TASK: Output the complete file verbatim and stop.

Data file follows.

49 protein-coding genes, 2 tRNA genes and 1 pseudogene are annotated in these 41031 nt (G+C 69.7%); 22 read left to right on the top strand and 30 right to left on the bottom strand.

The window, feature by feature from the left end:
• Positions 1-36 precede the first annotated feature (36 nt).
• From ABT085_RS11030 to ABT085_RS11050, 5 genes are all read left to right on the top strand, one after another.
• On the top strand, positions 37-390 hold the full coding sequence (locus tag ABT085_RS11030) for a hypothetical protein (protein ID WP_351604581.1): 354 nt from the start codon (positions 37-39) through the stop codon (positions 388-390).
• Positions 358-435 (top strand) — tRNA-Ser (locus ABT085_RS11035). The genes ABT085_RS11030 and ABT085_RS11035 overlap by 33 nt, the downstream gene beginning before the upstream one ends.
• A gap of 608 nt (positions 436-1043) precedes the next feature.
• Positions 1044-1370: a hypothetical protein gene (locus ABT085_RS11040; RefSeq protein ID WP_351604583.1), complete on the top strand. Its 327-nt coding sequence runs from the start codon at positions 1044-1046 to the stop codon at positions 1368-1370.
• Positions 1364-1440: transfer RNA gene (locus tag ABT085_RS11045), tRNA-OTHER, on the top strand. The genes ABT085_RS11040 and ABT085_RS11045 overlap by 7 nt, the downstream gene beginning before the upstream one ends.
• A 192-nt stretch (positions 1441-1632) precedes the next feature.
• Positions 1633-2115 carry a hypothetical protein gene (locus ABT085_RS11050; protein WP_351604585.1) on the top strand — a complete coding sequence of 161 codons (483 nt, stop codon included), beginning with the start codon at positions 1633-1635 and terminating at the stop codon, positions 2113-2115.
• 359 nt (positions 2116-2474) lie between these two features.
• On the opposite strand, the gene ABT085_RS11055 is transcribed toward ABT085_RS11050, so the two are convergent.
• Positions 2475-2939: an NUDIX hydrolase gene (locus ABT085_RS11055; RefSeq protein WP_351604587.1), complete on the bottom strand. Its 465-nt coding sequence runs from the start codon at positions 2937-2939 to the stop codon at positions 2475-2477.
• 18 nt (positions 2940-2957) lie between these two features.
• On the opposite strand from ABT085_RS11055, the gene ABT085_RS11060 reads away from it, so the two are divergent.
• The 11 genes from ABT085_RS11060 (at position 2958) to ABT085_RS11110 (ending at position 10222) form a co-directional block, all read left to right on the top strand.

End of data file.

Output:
49 protein-coding genes, 2 tRNA genes and 1 pseudogene are annotated in these 41031 nt (G+C 69.7%); 22 read left to right on the top strand and 30 right to left on the bottom strand.

The window, feature by feature from the left end:
• Positions 1-36 precede the first annotated feature (36 nt).
• From ABT085_RS11030 to ABT085_RS11050, 5 genes are all read left to right on the top strand, one after another.
• On the top strand, positions 37-390 hold the full coding sequence (locus tag ABT085_RS11030) for a hypothetical protein (protein ID WP_351604581.1): 354 nt from the start codon (positions 37-39) through the stop codon (positions 388-390).
• Positions 358-435 (top strand) — tRNA-Ser (locus ABT085_RS11035). The genes ABT085_RS11030 and ABT085_RS11035 overlap by 33 nt, the downstream gene beginning before the upstream one ends.
• A gap of 608 nt (positions 436-1043) precedes the next feature.
• Positions 1044-1370: a hypothetical protein gene (locus ABT085_RS11040; RefSeq protein ID WP_351604583.1), complete on the top strand. Its 327-nt coding sequence runs from the start codon at positions 1044-1046 to the stop codon at positions 1368-1370.
• Positions 1364-1440: transfer RNA gene (locus tag ABT085_RS11045), tRNA-OTHER, on the top strand. The genes ABT085_RS11040 and ABT085_RS11045 overlap by 7 nt, the downstream gene beginning before the upstream one ends.
• A 192-nt stretch (positions 1441-1632) precedes the next feature.
• Positions 1633-2115 carry a hypothetical protein gene (locus ABT085_RS11050; protein WP_351604585.1) on the top strand — a complete coding sequence of 161 codons (483 nt, stop codon included), beginning with the start codon at positions 1633-1635 and terminating at the stop codon, positions 2113-2115.
• 359 nt (positions 2116-2474) lie between these two features.
• On the opposite strand, the gene ABT085_RS11055 is transcribed toward ABT085_RS11050, so the two are convergent.
• Positions 2475-2939: an NUDIX hydrolase gene (locus ABT085_RS11055; RefSeq protein WP_351604587.1), complete on the bottom strand. Its 465-nt coding sequence runs from the start codon at positions 2937-2939 to the stop codon at positions 2475-2477.
• 18 nt (positions 2940-2957) lie between these two features.
• On the opposite strand from ABT085_RS11055, the gene ABT085_RS11060 reads away from it, so the two are divergent.
• The 11 genes from ABT085_RS11060 (at position 2958) to ABT085_RS11110 (ending at position 10222) form a co-directional block, all read left to right on the top strand.